10 On Oct 30, 2010, at 11:02am, mearlyoung wrote:

I can relate to your loss of faith in God. I have prayed for goodness in my life for the past 25 years and recieved nothing. God must really hate me. If I have done such bad things in life, why am I still alive? Praise God for pain and suffering

11 On Dec 4, 2010, at 11:46pm, Alex wrote:

God never intended the world to be like this.Sin did!May we learn and draw strength from Jesus-who for the glory set before him,endured the cross and despised the shame.life doesn’t always go the way we want-remember Jesus @ gathsemane.However be comforted,u’r not passing through this alone-He feels the pain,sorrow,hopelessness that you pass through too!He’ll see you through it.Moreover,never sew clothes for God.If you do,you limit him and what he can do in your life.I still believe in miracles-won’t you?

12 On Dec 7, 2010, at 12:05am, Mary wrote:

I lost hope when i became pregnant after my secödary school.my boyfriend deserted me.i set off to commit sucide.i locked my self in a lodging with my poison and i even wrote a note indiating my parents contact but i later changed my mind.i delivered a baby girl.i went through rejection and did odd jobs to sustain my daughter.After four years i joined a teacher’s college.i took my daughter to a private boarding school.now am in university in keny a after receiving a scholarship.lets trust God.i thank him for saving me from taking my life.The reason why you postpone comitting sucide is because God has a plan to bring a smile back to your face.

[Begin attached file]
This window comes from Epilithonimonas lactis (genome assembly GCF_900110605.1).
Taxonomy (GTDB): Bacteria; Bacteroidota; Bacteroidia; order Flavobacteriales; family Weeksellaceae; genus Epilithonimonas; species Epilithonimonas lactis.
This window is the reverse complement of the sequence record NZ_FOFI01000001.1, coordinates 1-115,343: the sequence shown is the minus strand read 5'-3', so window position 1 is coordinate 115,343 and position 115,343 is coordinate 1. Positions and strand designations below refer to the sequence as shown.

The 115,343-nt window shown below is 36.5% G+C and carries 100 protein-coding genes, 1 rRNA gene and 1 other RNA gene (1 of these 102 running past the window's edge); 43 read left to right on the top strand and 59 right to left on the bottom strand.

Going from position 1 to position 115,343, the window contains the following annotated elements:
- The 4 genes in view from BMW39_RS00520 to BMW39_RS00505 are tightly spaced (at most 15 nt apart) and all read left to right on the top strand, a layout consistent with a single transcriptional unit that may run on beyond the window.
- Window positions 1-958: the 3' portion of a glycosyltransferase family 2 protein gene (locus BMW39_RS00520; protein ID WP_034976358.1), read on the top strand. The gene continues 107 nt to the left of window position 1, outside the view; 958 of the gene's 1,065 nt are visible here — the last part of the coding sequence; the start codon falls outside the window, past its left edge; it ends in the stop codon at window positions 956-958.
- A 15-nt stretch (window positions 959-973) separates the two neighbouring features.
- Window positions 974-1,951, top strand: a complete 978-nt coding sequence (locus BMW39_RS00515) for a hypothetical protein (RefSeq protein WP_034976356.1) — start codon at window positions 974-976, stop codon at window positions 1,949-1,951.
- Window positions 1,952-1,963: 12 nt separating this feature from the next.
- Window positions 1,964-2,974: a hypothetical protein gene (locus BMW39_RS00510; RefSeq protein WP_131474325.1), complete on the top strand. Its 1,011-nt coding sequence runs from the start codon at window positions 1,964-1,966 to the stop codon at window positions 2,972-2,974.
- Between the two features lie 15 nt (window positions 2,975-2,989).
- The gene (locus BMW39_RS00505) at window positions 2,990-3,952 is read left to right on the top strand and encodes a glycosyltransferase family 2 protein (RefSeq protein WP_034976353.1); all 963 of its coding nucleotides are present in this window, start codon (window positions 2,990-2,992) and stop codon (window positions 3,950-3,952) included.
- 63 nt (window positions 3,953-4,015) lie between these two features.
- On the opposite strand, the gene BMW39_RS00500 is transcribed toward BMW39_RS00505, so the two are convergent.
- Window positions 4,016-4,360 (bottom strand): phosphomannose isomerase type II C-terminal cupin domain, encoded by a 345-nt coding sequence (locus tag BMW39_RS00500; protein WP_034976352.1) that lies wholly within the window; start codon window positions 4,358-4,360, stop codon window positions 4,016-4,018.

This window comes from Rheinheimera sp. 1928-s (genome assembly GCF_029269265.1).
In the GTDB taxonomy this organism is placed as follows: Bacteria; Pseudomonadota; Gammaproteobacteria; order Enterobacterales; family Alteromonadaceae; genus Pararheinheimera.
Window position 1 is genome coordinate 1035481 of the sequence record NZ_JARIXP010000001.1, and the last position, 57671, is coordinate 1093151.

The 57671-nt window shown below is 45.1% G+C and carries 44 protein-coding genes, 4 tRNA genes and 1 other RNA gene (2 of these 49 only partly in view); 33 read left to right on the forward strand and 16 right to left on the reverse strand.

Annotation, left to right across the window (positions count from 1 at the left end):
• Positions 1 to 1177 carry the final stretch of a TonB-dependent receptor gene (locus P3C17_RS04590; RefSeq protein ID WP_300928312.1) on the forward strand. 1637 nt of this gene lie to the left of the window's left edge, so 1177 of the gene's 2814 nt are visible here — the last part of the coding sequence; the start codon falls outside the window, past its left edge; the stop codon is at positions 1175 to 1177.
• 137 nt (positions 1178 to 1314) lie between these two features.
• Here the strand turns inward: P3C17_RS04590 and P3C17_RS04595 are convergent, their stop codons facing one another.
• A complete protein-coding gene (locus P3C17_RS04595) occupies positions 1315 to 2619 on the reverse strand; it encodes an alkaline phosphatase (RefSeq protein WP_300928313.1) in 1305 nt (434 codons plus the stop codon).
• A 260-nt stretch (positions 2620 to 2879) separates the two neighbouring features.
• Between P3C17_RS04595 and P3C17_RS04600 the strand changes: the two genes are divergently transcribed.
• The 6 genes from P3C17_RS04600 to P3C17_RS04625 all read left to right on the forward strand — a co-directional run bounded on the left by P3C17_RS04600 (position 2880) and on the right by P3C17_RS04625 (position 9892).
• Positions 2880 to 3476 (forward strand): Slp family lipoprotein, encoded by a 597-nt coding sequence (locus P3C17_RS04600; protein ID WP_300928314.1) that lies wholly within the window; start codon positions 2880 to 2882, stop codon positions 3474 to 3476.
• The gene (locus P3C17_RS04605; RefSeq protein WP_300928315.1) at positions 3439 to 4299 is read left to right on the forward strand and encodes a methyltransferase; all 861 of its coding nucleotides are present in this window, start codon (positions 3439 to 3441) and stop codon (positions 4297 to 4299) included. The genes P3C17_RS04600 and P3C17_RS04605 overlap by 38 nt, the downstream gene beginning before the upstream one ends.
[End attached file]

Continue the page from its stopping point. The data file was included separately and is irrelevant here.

13 On Aug 20, 2011, at 5:21am, chris wrote:

hello all, thru reading I found that some type of meaning has to given to your suffering, becouse the circumstances and the severity of our trials and tribulations destroys our hope and faith, we experience great despair and immense feelings of helplessness.in times like this we tell ourselves that life has nothing more to offer, but the real question may be what are you offering to the life you have. I have found through personal experience that I must hope when there is no reason to hope, have faith when there is no reason to have faith, and help as much as I can, others who are in worse shape than me. The only thing I can say is there is a purpose for all of our suffering that will result in something greater than ourselves that we cannot see at this point in our lives